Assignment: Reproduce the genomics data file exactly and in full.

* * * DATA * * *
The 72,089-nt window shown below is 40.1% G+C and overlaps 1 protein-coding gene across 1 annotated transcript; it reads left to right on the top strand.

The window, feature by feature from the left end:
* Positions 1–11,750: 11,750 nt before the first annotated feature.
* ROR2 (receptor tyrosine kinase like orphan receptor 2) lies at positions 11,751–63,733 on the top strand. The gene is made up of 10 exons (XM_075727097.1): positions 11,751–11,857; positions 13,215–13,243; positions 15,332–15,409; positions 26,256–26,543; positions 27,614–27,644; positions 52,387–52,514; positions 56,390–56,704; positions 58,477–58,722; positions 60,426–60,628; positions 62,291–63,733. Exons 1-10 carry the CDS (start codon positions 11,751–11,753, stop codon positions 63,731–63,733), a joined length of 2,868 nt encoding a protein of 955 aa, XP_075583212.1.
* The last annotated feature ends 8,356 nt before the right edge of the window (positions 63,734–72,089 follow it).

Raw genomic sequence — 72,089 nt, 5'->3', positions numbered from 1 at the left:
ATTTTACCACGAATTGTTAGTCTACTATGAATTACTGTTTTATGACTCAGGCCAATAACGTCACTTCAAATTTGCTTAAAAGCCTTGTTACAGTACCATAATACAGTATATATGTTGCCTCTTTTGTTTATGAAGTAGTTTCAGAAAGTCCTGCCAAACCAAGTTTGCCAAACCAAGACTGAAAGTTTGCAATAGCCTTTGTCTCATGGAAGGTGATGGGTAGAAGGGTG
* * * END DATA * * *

The 72,089-nt window shown below is 40.1% G+C and overlaps 1 protein-coding gene across 1 annotated transcript; it reads left to right on the top strand.

The window, feature by feature from the left end:
* Positions 1–11,750: 11,750 nt before the first annotated feature.
* ROR2 (receptor tyrosine kinase like orphan receptor 2) lies at positions 11,751–63,733 on the top strand. The gene is made up of 10 exons (XM_075727097.1): positions 11,751–11,857; positions 13,215–13,243; positions 15,332–15,409; positions 26,256–26,543; positions 27,614–27,644; positions 52,387–52,514; positions 56,390–56,704; positions 58,477–58,722; positions 60,426–60,628; positions 62,291–63,733. Exons 1-10 carry the CDS (start codon positions 11,751–11,753, stop codon positions 63,731–63,733), a joined length of 2,868 nt encoding a protein of 955 aa, XP_075583212.1.
* The last annotated feature ends 8,356 nt before the right edge of the window (positions 63,734–72,089 follow it).

Raw genomic sequence — 72,089 nt, 5'->3', positions numbered from 1 at the left:
ATTTTACCACGAATTGTTAGTCTACTATGAATTACTGTTTTATGACTCAGGCCAATAACGTCACTTCAAATTTGCTTAAAAGCCTTGTTACAGTACCATAATACAGTATATATGTTGCCTCTTTTGTTTATGAAGTAGTTTCAGAAAGTCCTGCCAAACCAAGTTTGCCAAACCAAGACTGAAAGTTTGCAATAGCCTTTGTCTCATGGAAGGTGATGGGTAGAAGGGTG